Haglund's Disease

  • Introduction

  • Conservative Treatment

  • Surgical Treatment

The Achilles tendon is in the back of the leg and holds the calf muscles to the foot. The Achilles tendon along with the heel, which is the largest bone in the foot, work together to keep the rest of the body stable, absorb shock from walking or running, and most of all allow the flexibility of motion altogether. When a large lump develops on the back of the heel, underneath the tendon, it is called Haglund’s syndrome (deformity). The bump is created from friction caused when shoes rub against the tendon. It can also be the result of degeneration of the tendon from pressure. It is important to know though, that the lump is simply an inflammation around the tendon. 

Symptoms that define this syndrome are usually a noticeable lump on the back of the heel as well as pain in the area of the Achilles tendon accompanied by redness or sensitivity in that area. 

 

Nonsurgical measures to help heal the afflicted area are medications include oral medications such as anti-inflammatories (ibuprofen) to reduce swelling and inflammation. In addition, certain exercises can strengthen the tendon, heel lift or pads to give provide support and stability. Also recommended is wearing a brace or cast to keep the tendon immobilized, thus preventing unnecessary movement so the area can heal.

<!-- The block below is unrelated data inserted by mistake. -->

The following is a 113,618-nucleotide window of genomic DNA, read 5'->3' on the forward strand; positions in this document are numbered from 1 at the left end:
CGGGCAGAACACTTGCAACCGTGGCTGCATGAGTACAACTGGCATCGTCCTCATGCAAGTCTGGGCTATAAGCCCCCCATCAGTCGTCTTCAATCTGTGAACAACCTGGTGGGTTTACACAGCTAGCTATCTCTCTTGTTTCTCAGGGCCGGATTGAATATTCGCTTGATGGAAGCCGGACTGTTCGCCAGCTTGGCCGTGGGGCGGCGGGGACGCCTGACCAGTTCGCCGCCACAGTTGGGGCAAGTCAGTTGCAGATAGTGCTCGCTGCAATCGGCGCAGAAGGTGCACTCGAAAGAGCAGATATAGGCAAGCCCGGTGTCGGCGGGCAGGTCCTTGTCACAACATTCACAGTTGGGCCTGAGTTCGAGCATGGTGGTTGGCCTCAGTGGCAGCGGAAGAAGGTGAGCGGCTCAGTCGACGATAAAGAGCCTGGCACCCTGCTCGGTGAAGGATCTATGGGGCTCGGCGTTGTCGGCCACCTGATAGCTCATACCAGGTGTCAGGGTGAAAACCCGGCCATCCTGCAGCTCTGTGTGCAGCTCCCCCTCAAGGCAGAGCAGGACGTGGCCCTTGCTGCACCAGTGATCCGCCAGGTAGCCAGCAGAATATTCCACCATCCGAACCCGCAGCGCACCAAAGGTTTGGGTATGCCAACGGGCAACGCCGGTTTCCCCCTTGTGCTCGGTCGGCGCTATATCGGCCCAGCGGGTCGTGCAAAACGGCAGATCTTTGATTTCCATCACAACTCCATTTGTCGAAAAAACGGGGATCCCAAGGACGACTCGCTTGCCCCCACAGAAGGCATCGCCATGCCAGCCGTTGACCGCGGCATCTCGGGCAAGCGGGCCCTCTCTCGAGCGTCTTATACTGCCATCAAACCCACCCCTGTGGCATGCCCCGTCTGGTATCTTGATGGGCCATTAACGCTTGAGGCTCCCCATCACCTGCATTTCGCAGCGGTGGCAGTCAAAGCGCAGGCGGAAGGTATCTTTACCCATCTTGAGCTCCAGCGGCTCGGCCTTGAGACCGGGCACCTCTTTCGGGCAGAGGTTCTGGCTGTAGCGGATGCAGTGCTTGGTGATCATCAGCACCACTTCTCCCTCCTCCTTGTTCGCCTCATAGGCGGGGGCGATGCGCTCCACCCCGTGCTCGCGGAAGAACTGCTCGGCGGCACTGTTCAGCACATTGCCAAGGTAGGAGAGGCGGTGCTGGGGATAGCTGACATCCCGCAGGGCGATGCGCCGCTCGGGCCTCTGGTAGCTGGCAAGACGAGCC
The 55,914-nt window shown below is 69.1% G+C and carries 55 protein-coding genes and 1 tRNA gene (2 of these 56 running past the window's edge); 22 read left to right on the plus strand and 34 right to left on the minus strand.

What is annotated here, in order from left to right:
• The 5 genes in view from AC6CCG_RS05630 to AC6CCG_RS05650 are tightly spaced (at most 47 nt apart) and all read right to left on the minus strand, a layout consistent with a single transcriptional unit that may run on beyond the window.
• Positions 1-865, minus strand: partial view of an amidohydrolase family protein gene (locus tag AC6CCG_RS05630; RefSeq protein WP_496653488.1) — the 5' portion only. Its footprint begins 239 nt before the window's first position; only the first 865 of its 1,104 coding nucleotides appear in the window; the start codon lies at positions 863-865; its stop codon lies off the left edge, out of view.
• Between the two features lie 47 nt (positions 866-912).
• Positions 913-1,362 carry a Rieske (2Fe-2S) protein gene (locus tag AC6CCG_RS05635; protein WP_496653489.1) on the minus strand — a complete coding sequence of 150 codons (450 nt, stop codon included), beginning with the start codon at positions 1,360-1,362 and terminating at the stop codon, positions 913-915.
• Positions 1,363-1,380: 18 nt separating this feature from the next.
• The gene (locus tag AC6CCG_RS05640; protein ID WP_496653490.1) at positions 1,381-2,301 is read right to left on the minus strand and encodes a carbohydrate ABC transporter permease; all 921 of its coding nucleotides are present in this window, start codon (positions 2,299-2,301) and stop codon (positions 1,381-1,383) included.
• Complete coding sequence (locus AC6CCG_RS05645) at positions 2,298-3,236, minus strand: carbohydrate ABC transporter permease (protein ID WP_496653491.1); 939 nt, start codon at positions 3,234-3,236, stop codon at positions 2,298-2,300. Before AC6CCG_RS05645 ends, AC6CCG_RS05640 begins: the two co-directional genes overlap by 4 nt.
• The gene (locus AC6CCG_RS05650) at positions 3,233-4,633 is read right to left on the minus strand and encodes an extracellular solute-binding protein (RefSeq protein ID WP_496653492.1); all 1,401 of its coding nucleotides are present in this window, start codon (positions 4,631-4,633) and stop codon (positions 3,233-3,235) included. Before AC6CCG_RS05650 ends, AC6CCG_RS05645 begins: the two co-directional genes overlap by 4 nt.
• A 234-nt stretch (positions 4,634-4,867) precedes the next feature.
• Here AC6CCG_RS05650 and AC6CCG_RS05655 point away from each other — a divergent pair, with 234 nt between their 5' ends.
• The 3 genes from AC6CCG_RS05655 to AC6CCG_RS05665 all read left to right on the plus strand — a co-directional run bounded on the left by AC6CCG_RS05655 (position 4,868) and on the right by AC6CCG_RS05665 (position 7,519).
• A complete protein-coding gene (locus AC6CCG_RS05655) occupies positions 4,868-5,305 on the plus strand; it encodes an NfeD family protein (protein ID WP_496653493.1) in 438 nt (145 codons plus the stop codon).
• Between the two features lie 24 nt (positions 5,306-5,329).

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If conservative measures fail to relieve pain, surgery may be considered. The goal of surgery would be to lessen the deformity of the heel bone and if the Achilles tendon is degenerated, surgery will be applied to the tendon as well. The prominent bone is removed, and the tendon is often replaced with a healthier tendon from another area of the body such as the big toe.

Our Physicians whom specialize in conditions of the foot and ankle

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